2. What is Hill Tribe Silver? Hill Tribe Silver, known world wide for its high quality and delicate designs, comes from Northern Thailand. The "Hill Tribes" in this region have been practicing their silver crafts for centuries. This area is often referred to as the Gold Triangle, as it is situated near the borders of three nations (Thailand, Laos and Myanmar).
There are six distinct Hill Tribes, each with its own style of dress, unique cultural practices, and jewelry designs. The Tribes are known in their native land as the Karen, Mien, Hmong, Akha, Lahu, and the Lisu tribes. The silver jewelry and beads of the Karen tribe are perhaps best known. For this reason, "Hill Tribe" and "Karen Hill Tribe" are often used interchangeably, although doing so is inaccurate.
Silver is such an important part of the cultures of the hill tribes that it is often used in lieu of paper money. The peoples here also wear silver jewelry extensively for cultural and religious purposes, but also to convey to others their status in the community.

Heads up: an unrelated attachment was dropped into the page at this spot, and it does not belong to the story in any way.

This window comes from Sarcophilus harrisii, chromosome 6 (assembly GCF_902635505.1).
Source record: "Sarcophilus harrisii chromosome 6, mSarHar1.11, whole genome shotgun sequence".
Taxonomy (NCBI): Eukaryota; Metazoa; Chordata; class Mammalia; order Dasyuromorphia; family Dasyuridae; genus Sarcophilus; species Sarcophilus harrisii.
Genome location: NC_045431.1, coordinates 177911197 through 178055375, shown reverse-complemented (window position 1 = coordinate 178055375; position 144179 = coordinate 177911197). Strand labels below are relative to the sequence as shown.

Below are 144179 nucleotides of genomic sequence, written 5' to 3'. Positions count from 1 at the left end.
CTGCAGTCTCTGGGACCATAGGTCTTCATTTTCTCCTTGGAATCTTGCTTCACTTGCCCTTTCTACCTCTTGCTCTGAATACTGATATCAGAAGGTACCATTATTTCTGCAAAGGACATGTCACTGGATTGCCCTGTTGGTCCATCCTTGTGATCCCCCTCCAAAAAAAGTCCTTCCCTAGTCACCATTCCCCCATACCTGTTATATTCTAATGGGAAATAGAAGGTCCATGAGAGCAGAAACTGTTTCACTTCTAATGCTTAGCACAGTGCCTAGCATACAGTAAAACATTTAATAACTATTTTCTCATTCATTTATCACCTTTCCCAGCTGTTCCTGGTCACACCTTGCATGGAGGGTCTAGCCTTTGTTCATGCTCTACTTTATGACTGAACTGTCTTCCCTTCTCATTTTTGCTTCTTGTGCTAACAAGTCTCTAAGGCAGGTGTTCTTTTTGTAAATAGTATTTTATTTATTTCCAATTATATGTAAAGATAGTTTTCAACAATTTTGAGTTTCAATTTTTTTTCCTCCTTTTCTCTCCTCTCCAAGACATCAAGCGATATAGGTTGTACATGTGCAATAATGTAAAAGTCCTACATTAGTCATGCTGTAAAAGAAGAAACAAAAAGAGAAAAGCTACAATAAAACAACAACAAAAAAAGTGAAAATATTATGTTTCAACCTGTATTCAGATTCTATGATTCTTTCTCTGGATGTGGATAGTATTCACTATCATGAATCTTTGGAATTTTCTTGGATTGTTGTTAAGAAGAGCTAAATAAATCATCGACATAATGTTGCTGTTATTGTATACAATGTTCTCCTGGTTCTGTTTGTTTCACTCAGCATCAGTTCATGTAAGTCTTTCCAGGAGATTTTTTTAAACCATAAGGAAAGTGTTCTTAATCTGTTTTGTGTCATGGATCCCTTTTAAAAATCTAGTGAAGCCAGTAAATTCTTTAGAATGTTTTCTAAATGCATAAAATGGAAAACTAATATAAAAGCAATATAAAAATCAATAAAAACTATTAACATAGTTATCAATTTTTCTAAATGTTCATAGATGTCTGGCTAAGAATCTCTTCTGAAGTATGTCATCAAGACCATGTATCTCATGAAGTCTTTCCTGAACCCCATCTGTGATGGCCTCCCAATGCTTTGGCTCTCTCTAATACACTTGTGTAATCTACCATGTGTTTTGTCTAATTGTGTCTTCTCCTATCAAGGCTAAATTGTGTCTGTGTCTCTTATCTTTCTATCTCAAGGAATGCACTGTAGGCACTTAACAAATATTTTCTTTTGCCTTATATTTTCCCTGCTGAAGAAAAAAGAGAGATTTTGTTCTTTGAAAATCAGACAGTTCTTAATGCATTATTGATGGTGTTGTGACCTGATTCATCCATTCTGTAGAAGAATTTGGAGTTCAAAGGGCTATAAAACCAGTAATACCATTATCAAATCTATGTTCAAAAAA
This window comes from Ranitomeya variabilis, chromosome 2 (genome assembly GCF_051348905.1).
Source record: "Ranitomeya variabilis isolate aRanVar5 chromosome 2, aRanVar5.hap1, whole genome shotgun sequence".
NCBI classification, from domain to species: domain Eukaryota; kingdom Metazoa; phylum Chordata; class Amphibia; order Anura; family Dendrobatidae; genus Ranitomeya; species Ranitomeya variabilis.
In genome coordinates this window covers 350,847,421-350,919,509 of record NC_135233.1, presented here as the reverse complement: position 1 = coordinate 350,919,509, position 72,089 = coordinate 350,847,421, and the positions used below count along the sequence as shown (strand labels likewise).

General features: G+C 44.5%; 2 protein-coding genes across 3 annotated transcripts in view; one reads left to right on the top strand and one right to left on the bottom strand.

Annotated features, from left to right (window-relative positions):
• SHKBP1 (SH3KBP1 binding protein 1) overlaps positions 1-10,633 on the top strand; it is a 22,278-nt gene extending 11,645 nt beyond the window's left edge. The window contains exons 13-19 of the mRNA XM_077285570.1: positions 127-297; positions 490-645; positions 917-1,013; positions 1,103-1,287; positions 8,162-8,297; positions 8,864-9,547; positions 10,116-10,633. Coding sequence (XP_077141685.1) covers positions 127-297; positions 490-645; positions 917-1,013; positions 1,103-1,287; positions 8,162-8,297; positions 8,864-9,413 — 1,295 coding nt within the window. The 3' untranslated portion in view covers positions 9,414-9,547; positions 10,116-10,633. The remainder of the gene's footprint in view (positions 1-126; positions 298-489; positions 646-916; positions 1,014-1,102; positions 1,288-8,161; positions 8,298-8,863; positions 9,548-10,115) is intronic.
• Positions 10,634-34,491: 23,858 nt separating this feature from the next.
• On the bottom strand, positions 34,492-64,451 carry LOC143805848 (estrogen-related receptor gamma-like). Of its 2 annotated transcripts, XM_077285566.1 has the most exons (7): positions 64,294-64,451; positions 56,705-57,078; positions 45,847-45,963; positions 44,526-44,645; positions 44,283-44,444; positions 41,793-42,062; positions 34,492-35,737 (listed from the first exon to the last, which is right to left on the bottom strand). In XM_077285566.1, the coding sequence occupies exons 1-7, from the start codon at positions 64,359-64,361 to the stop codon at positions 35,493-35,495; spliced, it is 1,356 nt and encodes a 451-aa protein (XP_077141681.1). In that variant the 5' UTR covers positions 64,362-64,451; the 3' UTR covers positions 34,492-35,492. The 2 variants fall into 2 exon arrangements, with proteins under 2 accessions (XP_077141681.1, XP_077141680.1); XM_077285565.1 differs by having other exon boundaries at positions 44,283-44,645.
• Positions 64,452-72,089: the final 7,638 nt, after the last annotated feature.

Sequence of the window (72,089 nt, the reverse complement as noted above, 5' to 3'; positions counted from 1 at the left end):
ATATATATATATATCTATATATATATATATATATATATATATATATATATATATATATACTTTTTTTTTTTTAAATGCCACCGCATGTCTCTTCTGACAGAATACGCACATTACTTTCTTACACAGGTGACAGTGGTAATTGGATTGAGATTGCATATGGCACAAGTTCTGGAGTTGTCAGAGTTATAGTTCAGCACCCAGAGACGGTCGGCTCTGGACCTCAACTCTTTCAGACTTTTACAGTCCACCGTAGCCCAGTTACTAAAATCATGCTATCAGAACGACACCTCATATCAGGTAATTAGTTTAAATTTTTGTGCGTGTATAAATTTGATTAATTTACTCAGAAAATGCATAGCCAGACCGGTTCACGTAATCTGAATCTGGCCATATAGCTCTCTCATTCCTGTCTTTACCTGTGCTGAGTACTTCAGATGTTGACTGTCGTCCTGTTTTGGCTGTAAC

Hill Tribe silver is usually 95-99.9% silver, in contrast with sterling, which is 92.5% silver. As such, if often satisfies the standard of "fine silver." This high silver content is necessary, for the silversmiths form their pieces from hammered sheets of silver and wire. Doing so requires a level of metal malleability that the sterling alloy, with its higher copper content (7.5%) cannot achieve.
3. What does Fac stand for? Fac stands for Faceted, meaning having many sides. For example "the polished, faceted gemstones are beautifully crafted and highly noticeable"
4. What does FW stand for? FW stands for Fresh Water, for example fresh water pearls.